The Albany Plan of Union

It is proposed that humble application be made for an act of Parliament of Great Britain, by virtue of which one general government may be formed in America, including all the said colonies, within and under which government each colony may retain its present constitution, except in the particulars wherein a change may be directed by the said act, as hereafter follows.    Read more

Happy birthday, Freedom of Information Act! [The Pump Handle]

July 4, 2012 by ScienceBlogs

While the adoption of the Declaration of Independence is the most important anniversary that the US celebrates on July 4th, this date is also the anniversary of the Freedom of Information Act. President Johnson signed the FOIA on July 4, 1966 – although he apparently wasn’t happy about it, and refused to hold a signing ceremony.

The National Security Archive — which is not a government agency, but a nonprofit based at the George Washington University (where I work) — looked back at the history of FOIA on its 40th anniversary in 2006, and reported:    Read more

Things I Learned from My Foster Children, Part I [Casaubon's Book]

July 3, 2012 by ScienceBlogs

A little while back we took our current foster sons to visit the university where Eric teaches physics.  The boys had never visited a university before, and were curious about who goes there and what they do when they are there.   This led to a discussion of the value of a college education, what kinds of jobs require college, and what kind don’t.

From here, we segued to “What do you want to be when you grow up?” and it was here that the enormous gap between my biological children, trained from birth to see an adult profession/vocation, mixed perhaps with informal economic activities, as their future; and K. and C.’s very different experience.    Read more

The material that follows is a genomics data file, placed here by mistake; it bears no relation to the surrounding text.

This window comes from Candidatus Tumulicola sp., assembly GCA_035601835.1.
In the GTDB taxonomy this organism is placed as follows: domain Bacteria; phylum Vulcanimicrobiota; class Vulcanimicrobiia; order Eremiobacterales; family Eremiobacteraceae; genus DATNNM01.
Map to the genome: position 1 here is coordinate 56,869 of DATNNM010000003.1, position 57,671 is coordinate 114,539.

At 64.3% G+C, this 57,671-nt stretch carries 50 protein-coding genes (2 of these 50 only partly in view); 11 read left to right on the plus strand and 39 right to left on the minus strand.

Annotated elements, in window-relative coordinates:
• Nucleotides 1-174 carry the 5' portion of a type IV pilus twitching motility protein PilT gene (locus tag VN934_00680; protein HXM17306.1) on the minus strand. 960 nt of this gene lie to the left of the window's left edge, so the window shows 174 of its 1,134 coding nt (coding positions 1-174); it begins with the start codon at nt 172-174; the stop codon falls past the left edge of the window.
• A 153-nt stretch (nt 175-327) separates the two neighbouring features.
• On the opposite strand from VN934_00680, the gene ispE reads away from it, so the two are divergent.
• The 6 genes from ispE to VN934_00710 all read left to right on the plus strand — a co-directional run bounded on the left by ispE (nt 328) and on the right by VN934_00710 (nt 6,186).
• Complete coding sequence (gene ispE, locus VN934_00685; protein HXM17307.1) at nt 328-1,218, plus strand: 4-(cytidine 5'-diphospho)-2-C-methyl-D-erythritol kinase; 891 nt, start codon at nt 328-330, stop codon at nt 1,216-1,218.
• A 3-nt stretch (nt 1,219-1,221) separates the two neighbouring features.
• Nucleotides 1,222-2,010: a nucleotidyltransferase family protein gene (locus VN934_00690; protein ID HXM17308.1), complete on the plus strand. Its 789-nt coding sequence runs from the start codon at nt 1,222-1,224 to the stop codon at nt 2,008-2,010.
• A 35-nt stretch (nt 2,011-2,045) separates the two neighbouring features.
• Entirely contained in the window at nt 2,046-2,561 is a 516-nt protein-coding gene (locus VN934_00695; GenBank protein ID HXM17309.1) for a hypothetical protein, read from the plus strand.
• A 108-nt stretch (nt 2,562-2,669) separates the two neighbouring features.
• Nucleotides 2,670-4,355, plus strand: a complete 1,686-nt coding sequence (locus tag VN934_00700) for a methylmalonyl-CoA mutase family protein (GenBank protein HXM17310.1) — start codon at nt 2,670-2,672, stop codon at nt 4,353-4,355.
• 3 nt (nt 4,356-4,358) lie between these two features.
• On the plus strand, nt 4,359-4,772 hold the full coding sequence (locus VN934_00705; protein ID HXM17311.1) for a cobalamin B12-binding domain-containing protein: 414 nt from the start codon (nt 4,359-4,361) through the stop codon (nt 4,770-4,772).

Another Week of GW News – July 1, 2012 [A Few Things Ill Considered]

July 3, 2012 by ScienceBlogs

Logging the Onset of The Bottleneck YearsThis weekly posting is brought to you courtesy of H. E. Taylor. Happy reading, I hope you enjoy this week’s Global Warming news roundup    Read more

Still more SCOTUS coverage, especially on Medicaid [The Pump Handle]

July 2, 2012 by ScienceBlogs

Joe Paduda at Managed Care Matters has posted the second of two parts in the special edition of Health Wonk Review responding to the Supreme Court’s decision on the Affordable Care Act: Part I is here, and Part II is here.

I’m delighted with the Court’s decision to uphold the law as a whole, but concerned about its making the Medicaid expansion optional. One Slate article and two posts on the Health Affairs Blog (one of which was included in Part I of the special-edition HWR) are especially helpful in thinking about the Medicaid aspect of the decision:    Read more